JDA lands largest investment in the state’s history

Madison City Council members Joe Diletto and Chris Hodges question Bob Hughes about the demographics of potential employees.

Madison City Council members Joe Diletto and Chris Hodges question Bob Hughes about the demographics of potential employees.

Shane Short of the Development Authority of Walton County and Serra Hall of Newton County’s Economic Development address Morgan county commissioners with updates on the Morning Hornet LLC update.

Bob Hughes, executive director of the Morgan County Chamber of Commerce, left, addresses the city council and city manager, David Nunn, Feb. 2, with an update of the speculated Facebook deal.

Photo credit: Shellie Smitley



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Shellie Smitley

City and county government officials continue to be abuzz with talks about the Morning Hornet, LLC, deal, aka Facebook, unofficially.

The Chamber of Commerce’s executive director, Bob Hughes, addressed the mayor and city council members at the monthly work session Feb. 2. Operating under a non-disclosure agreement, Hughes continued to be tight-lipped regarding details of the speculated Facebook deal. Representatives from Walton County and Newton County, Shane Short and Serra Hall, presented Morgan County Commissioners with more information about the anticipated project Feb. 6. Short reiterated that he could not release the name of the parent company but said Governor Deal plans to announce the name at a press conference as early as the end of February.

“That purchase and settlement agreement is pretty significant,” Short said of the JDA’s unanimous decision to approve the sale of 250 of its acres, out of 416 acres sold in Stanton Springs, Jan. 23. “We are selling our property on the JDA side for $62,500 per acre.”

Short said it is his understanding that this deal is the largest investment in the State of Georgia and possibly in the U.S. The JDA stands to make $15 million off the transaction. Additionally, the JDA will receive a $1.5 million bond fee for the $42 billion bond. The five-phase data-center project will span over 20 years. The first phase will consist of two buildings, each approximately 375,000 square feet.

“The reason the bond is so significant is that every three years in every building they replace the data center equipment in those buildings,” Short said.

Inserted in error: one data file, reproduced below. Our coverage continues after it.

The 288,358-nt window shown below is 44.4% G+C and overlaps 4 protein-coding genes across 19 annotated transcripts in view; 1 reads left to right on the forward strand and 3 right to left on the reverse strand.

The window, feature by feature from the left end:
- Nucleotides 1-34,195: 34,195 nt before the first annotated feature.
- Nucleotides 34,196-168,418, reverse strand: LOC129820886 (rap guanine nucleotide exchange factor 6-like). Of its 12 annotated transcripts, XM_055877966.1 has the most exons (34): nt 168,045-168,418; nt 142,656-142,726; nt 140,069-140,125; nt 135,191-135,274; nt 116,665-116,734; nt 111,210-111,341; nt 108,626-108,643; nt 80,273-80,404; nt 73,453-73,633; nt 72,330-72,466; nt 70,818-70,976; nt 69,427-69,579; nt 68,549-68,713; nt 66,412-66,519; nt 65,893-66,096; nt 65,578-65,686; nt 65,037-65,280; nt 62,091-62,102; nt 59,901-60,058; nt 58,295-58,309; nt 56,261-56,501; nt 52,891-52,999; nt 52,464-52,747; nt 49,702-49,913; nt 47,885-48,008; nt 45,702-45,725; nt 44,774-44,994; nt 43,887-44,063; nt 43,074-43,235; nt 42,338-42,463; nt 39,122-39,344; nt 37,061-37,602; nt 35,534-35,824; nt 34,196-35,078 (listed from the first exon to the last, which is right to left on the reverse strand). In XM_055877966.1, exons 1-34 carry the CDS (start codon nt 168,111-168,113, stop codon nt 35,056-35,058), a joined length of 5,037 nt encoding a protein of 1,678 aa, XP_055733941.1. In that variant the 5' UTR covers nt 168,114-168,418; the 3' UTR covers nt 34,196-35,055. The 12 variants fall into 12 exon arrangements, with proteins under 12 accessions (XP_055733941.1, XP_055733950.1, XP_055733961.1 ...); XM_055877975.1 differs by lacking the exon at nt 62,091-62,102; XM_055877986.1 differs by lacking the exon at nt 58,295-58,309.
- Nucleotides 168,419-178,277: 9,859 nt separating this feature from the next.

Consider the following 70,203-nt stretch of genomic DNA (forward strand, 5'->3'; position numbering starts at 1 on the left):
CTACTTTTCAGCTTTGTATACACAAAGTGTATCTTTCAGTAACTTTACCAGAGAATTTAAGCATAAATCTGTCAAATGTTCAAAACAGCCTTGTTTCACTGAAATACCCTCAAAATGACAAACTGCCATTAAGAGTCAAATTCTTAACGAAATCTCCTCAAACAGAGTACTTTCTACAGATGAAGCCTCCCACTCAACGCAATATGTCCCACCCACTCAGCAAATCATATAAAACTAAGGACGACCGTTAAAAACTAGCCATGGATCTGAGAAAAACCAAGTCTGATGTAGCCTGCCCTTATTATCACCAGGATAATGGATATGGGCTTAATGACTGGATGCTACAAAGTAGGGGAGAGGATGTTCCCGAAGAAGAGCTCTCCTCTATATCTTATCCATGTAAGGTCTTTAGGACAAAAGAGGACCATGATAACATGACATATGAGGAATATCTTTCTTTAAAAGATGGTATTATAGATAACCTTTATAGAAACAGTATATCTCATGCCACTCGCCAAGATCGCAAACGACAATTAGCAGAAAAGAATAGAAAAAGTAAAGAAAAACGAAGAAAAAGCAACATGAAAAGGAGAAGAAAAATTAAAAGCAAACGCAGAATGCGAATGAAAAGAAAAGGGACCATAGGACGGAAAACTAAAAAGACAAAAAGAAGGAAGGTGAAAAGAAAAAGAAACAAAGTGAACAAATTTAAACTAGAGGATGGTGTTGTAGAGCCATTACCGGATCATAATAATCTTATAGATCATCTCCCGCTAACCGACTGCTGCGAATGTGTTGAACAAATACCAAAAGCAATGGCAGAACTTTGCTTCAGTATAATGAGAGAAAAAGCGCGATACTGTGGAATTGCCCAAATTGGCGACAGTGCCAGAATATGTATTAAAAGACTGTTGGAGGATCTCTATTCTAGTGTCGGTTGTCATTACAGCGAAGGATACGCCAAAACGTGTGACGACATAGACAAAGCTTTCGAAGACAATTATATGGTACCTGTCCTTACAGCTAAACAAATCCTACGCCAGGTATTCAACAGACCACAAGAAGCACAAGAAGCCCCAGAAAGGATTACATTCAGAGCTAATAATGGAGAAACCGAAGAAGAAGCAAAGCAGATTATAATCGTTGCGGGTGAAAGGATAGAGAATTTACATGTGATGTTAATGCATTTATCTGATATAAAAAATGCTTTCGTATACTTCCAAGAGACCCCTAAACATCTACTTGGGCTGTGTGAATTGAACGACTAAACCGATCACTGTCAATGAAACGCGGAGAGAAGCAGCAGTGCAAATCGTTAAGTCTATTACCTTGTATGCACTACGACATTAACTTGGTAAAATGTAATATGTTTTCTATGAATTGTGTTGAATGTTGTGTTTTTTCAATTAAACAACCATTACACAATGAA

The agreement includes a 20-year tax abatement in exchange for $88 million in payments. It’s a yearly

$ 1 million-per-building deal that escalates as buildings are completed, up to $5 million. Once the cap is reached it will be paid consistently for the remainder of the 20 years. After 20 years, the company will follow a regular tax structure.


The benefits for Morgan County are three-fold. The county is entitled to 15 percent of the tax revenue equaling $13.82 million. Half the revenue generated from the sale will be used to pay off the $7.5 million debt the four-county JDA owes. The remaining $7.5 million will allow the extension of Shire Parkway which will open the Morgan County’s side of the park. This will make 500 to 600 acres of land available for further development. Short said several companies have already expressed some interest in the business property.

The mysterious Morning Hornet company may be slow to release their parent name; however, construction is set to be completed as soon as possible. The service agreement is dated 2024, but Short said he expects the company to begin construction immediately. He estimated the first two buildings will be completed within 18-24 months.

“If you drive today you see a lot of timbering going on,” Short said. “That is a good thing for us because we also receive the timber revenue off the property as well.”

Area residents hoping to find a job might feel the sting of the hornet deal. Councilors Chris Hodges and Joe Diletto questioned Hughes about new job opportunities. The development will bring the need for approximately 50 full-time employees per building and as many as 200 third- party contract employees. Technicians will be needed to ensure the servers and infrastructure are working properly in the 24 hours, seven-days-a-week operation. Most of those hired will be millennials who at the least possess certificates, if not degrees, in computer technology, according to Hughes. The job vacancies are six figured jobs, according to Short.

The Morgan County Superior Court will preside over the project’s bond validation process on Wednesday, Feb. 14. The new bonds will not impact Morgan County taxpayers, according to Hughes.


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